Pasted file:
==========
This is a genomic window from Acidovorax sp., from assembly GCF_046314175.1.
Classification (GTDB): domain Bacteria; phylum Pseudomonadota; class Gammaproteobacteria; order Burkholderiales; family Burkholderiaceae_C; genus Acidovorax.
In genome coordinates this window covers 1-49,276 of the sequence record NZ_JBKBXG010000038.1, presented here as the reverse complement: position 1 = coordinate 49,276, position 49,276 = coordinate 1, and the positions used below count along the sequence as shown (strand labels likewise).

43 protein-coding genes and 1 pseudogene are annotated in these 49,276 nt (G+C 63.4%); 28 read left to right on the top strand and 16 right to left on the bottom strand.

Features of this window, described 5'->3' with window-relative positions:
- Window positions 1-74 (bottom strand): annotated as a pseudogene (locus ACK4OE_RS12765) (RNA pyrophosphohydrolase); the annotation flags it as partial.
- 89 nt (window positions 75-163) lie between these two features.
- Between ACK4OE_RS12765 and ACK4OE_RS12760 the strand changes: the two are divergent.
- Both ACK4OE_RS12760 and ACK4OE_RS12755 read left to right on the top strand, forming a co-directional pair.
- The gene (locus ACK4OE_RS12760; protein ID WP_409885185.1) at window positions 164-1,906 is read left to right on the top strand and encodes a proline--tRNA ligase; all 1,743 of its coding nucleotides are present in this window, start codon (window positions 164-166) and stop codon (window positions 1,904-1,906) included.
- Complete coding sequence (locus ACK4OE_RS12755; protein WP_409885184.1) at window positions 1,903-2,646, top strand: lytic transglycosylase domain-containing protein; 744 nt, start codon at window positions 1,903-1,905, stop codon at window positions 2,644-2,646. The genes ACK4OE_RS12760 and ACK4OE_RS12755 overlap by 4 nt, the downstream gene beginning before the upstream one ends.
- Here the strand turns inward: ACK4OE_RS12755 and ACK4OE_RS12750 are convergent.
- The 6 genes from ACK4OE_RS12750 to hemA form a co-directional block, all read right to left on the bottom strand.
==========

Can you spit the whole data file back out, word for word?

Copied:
This is a genomic window from Acidovorax sp., from assembly GCF_046314175.1.
Classification (GTDB): domain Bacteria; phylum Pseudomonadota; class Gammaproteobacteria; order Burkholderiales; family Burkholderiaceae_C; genus Acidovorax.
In genome coordinates this window covers 1-49,276 of the sequence record NZ_JBKBXG010000038.1, presented here as the reverse complement: position 1 = coordinate 49,276, position 49,276 = coordinate 1, and the positions used below count along the sequence as shown (strand labels likewise).

43 protein-coding genes and 1 pseudogene are annotated in these 49,276 nt (G+C 63.4%); 28 read left to right on the top strand and 16 right to left on the bottom strand.

Features of this window, described 5'->3' with window-relative positions:
- Window positions 1-74 (bottom strand): annotated as a pseudogene (locus ACK4OE_RS12765) (RNA pyrophosphohydrolase); the annotation flags it as partial.
- 89 nt (window positions 75-163) lie between these two features.
- Between ACK4OE_RS12765 and ACK4OE_RS12760 the strand changes: the two are divergent.
- Both ACK4OE_RS12760 and ACK4OE_RS12755 read left to right on the top strand, forming a co-directional pair.
- The gene (locus ACK4OE_RS12760; protein ID WP_409885185.1) at window positions 164-1,906 is read left to right on the top strand and encodes a proline--tRNA ligase; all 1,743 of its coding nucleotides are present in this window, start codon (window positions 164-166) and stop codon (window positions 1,904-1,906) included.
- Complete coding sequence (locus ACK4OE_RS12755; protein WP_409885184.1) at window positions 1,903-2,646, top strand: lytic transglycosylase domain-containing protein; 744 nt, start codon at window positions 1,903-1,905, stop codon at window positions 2,644-2,646. The genes ACK4OE_RS12760 and ACK4OE_RS12755 overlap by 4 nt, the downstream gene beginning before the upstream one ends.
- Here the strand turns inward: ACK4OE_RS12755 and ACK4OE_RS12750 are convergent.
- The 6 genes from ACK4OE_RS12750 to hemA form a co-directional block, all read right to left on the bottom strand.